Sunday, March 20, 2011

Starlight Navigation

(the following article was published in the Spring 2011 'Turtle Tracks' newsletter from Turtle Island Preserve)
The number of people lost in wilderness due to GPS failures is on the rise. Navigation has always been an important part of travel for seafaring folk, backwoods travelers, hunters, and scouts for all of human history. With the increasing likelihood of continued signal disruption due to solar activity, Department of Defense testing, and the glitches that accompany any high technology here are some tips to keep you on track even when the batteries are long spent!

Take a look at the crescent moon. If the moon rises before midnight the illuminated side faces toward the west. After midnight the bright side points east.

Ever learned to see Orion the Hunter in the night sky? The belt of this constellation which is comprised of three distant stars runs on an east/west line.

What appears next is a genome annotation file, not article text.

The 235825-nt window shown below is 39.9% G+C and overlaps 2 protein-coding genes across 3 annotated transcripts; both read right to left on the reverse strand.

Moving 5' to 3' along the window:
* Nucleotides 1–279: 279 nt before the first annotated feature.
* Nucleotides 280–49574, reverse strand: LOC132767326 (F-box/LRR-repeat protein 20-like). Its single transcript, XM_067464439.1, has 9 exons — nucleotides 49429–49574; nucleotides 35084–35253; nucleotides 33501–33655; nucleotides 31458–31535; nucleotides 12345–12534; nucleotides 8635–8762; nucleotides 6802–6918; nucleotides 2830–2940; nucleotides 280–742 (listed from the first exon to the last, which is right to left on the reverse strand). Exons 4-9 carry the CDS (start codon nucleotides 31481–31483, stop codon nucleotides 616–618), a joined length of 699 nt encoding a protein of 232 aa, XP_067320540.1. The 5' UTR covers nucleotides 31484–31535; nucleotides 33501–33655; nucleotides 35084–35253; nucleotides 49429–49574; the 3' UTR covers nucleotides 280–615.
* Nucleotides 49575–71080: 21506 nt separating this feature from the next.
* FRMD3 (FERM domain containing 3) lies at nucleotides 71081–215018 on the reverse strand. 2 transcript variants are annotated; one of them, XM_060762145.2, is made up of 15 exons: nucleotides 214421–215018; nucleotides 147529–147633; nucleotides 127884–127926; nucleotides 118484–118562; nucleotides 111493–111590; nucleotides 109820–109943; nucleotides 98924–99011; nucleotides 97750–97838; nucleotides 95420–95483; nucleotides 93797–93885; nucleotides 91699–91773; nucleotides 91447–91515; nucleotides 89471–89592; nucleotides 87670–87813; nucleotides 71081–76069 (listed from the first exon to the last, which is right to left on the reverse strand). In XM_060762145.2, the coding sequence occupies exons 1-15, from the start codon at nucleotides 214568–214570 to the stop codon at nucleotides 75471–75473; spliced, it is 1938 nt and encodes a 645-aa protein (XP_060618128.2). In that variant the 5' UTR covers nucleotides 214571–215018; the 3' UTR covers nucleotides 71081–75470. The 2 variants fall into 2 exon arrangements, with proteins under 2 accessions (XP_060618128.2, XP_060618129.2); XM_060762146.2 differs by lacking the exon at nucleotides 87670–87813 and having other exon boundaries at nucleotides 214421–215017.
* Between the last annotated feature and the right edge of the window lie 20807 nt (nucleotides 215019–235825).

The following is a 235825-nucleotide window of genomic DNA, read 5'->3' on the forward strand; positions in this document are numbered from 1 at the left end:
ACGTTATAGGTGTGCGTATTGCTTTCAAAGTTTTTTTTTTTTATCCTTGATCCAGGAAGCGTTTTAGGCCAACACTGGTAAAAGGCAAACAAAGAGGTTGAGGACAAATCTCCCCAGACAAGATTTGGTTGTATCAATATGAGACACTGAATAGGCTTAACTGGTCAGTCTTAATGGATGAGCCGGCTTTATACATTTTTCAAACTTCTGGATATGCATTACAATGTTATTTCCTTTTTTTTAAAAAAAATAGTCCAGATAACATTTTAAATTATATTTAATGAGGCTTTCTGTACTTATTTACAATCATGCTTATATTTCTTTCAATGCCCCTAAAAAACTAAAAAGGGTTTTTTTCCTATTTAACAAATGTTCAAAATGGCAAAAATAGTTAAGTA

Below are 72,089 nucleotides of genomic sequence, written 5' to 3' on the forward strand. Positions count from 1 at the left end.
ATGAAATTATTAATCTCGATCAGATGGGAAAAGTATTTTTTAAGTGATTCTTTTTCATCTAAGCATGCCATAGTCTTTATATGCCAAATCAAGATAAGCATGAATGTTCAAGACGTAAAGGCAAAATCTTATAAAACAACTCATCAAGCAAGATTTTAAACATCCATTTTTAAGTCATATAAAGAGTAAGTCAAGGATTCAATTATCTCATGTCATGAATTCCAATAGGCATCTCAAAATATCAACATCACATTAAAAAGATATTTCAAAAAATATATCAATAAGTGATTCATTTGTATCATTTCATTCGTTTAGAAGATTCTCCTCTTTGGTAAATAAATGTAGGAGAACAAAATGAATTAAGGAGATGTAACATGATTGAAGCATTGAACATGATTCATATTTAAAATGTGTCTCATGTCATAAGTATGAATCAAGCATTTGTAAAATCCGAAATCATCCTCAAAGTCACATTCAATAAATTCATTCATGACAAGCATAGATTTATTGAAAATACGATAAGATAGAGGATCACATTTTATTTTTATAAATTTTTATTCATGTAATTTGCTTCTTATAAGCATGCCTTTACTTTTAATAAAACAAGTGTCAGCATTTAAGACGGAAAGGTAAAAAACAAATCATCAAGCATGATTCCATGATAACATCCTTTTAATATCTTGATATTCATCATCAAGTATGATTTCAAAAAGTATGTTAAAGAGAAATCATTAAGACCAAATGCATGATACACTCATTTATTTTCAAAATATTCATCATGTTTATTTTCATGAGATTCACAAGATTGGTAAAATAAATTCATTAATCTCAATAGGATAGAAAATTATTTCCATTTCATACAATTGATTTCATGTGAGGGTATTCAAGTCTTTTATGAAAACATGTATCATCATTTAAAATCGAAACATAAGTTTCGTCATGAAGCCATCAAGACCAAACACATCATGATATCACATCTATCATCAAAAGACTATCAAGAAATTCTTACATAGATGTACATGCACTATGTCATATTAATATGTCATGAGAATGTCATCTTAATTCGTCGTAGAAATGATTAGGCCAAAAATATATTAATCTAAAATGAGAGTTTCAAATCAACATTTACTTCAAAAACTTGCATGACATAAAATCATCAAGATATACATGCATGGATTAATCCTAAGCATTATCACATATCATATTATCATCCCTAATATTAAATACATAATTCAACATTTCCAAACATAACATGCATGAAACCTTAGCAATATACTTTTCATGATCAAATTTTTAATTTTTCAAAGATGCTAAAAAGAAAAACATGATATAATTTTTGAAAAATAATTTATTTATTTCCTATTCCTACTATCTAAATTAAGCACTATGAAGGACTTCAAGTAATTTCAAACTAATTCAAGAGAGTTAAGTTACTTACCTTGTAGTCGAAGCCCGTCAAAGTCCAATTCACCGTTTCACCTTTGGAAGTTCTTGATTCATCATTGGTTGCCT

And last, my favorite, a good reason to sit steady and use your rifle optics or gun sight - lock on any star other than Polaris (North Star), wait a few minutes, and discern which way it's going. Be sure to have the position anchored with a pair of sticks or some steady surface. If your chosen star falls you are headed west. If it rises you are looking eastward. If it curves right you're pointed south, and if it curves left you're headed toward the cold country. And never forget that no matter where you are, there you be!

Spencer Two Dogs
For hands of experience with night time navigation, wilderness wayfinding, and other historical skill sets attend a LOTSWild Scout Camp 2011 - see calendar or visit our webpage